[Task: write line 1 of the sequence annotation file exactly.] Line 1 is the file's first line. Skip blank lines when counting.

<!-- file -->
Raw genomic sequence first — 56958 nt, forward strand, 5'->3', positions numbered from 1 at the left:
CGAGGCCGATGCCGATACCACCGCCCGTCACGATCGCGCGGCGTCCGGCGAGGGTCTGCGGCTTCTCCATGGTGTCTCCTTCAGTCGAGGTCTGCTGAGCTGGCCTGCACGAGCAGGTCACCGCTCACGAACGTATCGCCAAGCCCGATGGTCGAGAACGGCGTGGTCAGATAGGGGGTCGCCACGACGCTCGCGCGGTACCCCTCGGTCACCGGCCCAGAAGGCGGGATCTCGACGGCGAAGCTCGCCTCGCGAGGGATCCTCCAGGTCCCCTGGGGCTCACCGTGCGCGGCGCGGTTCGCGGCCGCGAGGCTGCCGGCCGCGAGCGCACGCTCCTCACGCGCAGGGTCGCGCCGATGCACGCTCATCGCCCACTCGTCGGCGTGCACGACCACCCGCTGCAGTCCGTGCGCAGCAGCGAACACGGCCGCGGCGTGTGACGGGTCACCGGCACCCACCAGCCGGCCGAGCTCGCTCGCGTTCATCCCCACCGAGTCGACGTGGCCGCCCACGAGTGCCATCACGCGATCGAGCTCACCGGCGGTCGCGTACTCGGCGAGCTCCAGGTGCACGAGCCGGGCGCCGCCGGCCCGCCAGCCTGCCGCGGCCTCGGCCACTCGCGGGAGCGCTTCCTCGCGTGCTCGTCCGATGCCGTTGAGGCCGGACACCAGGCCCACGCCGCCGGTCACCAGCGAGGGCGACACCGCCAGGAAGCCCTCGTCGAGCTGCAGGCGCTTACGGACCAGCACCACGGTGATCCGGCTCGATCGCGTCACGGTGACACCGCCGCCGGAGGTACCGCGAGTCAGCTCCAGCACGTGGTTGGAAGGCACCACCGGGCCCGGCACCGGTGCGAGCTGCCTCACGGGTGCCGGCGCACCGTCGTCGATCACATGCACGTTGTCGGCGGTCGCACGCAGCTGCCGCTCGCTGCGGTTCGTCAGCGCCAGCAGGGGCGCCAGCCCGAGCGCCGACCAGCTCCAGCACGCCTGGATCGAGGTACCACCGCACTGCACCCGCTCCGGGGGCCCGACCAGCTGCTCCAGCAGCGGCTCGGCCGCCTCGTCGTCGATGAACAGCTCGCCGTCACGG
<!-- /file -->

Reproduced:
Raw genomic sequence first — 56958 nt, forward strand, 5'->3', positions numbered from 1 at the left: